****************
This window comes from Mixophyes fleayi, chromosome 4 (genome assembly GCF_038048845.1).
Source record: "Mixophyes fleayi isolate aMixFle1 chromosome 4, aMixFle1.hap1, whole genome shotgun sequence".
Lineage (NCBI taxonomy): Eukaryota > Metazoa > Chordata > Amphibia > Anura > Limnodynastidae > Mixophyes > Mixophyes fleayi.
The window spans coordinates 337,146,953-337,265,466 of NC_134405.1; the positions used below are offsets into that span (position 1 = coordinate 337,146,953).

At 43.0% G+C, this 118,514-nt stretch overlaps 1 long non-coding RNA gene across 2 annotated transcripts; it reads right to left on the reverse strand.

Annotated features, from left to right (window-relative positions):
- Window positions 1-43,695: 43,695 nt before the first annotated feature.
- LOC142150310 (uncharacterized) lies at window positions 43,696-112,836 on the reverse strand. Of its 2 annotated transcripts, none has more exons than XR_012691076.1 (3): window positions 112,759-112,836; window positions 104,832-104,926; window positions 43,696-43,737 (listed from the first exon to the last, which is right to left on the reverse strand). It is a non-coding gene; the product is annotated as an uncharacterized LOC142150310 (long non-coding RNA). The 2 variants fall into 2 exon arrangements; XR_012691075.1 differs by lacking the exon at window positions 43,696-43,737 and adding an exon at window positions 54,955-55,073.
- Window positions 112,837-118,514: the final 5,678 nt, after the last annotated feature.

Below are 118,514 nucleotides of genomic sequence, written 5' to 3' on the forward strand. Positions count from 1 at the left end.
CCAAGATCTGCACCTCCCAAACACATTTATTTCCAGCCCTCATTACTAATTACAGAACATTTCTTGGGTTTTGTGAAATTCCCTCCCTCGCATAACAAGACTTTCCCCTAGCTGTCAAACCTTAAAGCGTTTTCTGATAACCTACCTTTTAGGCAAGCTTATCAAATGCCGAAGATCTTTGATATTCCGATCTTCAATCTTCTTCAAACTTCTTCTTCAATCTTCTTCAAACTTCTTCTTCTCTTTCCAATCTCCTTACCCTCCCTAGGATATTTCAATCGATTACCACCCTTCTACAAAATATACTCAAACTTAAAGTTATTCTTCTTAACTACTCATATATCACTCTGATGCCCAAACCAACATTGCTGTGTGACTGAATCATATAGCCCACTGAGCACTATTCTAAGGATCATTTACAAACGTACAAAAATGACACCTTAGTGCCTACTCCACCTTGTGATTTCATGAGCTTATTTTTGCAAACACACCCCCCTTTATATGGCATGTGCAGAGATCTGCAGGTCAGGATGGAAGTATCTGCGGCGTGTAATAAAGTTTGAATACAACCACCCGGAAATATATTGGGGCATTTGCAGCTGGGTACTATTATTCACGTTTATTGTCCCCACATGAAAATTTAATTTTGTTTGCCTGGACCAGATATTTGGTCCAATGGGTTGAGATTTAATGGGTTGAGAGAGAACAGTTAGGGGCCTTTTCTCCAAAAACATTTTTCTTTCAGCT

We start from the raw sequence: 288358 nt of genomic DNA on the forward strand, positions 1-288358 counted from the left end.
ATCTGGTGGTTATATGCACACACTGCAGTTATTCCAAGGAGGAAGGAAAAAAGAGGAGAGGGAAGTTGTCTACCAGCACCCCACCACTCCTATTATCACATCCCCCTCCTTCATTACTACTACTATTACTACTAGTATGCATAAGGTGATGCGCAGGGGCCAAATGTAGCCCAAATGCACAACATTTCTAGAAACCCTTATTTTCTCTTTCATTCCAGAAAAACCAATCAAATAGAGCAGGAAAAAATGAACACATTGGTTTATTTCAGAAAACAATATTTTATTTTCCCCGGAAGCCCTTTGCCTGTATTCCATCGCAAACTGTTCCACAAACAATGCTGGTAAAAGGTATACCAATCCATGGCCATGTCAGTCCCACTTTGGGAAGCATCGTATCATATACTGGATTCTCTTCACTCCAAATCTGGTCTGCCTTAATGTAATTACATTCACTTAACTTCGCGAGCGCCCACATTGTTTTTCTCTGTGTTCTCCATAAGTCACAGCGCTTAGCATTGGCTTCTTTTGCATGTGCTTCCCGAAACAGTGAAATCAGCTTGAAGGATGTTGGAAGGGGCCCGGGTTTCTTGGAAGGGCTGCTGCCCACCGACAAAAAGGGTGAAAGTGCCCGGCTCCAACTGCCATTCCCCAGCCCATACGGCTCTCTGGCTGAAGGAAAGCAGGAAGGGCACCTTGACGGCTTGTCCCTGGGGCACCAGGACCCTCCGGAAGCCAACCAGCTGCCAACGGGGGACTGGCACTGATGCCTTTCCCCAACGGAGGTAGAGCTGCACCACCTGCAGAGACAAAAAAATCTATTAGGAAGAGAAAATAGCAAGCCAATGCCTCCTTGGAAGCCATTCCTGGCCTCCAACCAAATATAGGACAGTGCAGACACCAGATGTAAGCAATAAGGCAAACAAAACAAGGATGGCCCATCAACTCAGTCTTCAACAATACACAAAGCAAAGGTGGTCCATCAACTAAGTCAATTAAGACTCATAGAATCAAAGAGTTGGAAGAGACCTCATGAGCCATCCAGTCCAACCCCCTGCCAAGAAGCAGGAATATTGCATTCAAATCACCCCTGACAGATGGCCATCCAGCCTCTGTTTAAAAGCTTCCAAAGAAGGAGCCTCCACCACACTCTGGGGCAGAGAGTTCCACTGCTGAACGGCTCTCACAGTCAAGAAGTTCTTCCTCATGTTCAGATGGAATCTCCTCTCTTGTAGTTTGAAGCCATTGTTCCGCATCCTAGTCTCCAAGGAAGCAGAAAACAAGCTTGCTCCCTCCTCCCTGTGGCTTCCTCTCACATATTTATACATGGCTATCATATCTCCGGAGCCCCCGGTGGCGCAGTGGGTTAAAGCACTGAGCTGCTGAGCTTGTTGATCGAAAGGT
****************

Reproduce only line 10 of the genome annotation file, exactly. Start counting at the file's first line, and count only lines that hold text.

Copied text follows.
Below are 118,514 nucleotides of genomic sequence, written 5' to 3' on the forward strand. Positions count from 1 at the left end.